Turkey resorted to massive burial, burying ten people at a time following the 7.8 magnitude quake and subsequent aftershock that has claimed more than 15,000 lives and left tens of thousands injured.
Green metal coffins were lined up 10 at a time under a shelter at Gaziantep’s main cemetery on Wednesday for an imam to bless victims of Turkey’s devastating earthquake before their hurried burial.
It is reported that Gaziantep mayor Fatma Sahin had made an appeal for more Muslim preachers to come forward to help with funerals at cemeteries.
At least three US citizens were Wednesday reported dead in Turkey by the State Department.
Thousands of buildings collapsed and aid agencies are particularly worried about northwestern Syria, where more than 4 million people were already relying on humanitarian assistance.
International media outlets reports indicate that freezing weather conditions are further endangering survivors and complicating rescue efforts, as more than 100 aftershocks have struck the region.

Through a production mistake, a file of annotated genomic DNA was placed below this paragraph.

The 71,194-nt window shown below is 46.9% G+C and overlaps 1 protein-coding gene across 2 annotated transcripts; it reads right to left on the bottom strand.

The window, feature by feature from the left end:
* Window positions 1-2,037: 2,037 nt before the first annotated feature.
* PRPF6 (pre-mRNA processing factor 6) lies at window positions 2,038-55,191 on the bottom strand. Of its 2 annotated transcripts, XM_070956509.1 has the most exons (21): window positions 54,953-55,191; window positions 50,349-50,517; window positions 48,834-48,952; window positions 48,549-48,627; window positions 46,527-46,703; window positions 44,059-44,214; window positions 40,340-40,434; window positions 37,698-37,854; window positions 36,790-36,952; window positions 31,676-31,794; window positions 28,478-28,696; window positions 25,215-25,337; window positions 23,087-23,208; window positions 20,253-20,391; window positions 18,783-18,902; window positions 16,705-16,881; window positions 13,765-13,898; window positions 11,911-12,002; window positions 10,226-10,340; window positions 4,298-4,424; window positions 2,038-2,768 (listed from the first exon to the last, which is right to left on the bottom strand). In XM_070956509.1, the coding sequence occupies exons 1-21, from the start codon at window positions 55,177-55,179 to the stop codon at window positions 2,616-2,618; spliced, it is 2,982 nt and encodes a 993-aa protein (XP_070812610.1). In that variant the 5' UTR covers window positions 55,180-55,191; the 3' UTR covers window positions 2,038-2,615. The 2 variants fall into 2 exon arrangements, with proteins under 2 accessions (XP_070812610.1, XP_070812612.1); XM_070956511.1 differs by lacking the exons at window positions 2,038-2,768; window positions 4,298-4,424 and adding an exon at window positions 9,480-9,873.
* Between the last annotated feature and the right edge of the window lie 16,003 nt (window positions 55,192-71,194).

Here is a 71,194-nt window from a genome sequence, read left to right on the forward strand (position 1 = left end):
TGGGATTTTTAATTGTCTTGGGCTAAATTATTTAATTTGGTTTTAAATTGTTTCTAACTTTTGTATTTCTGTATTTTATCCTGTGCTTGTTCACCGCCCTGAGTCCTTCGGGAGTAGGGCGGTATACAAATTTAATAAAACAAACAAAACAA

The World Health Organization estimates up to 23 million people could be affected by the earthquake across both countries.
The World Health Organization said it’s scaling up its response in Syria and Turkey because diseases already present — particularly in Syria — will be amplified in wake of the earthquake’s aftermath.
The organization is sending medical teams and three flights of medical supplies, including surgical trauma kits to Turkey and Syria.
While Turkey has received an outpouring of support and aid from dozens of countries after the earthquake, outreach to Syria has been less enthusiastic, and analysts warn that Syrian victims may become hostages of the politics that have divided Syria for over a decade.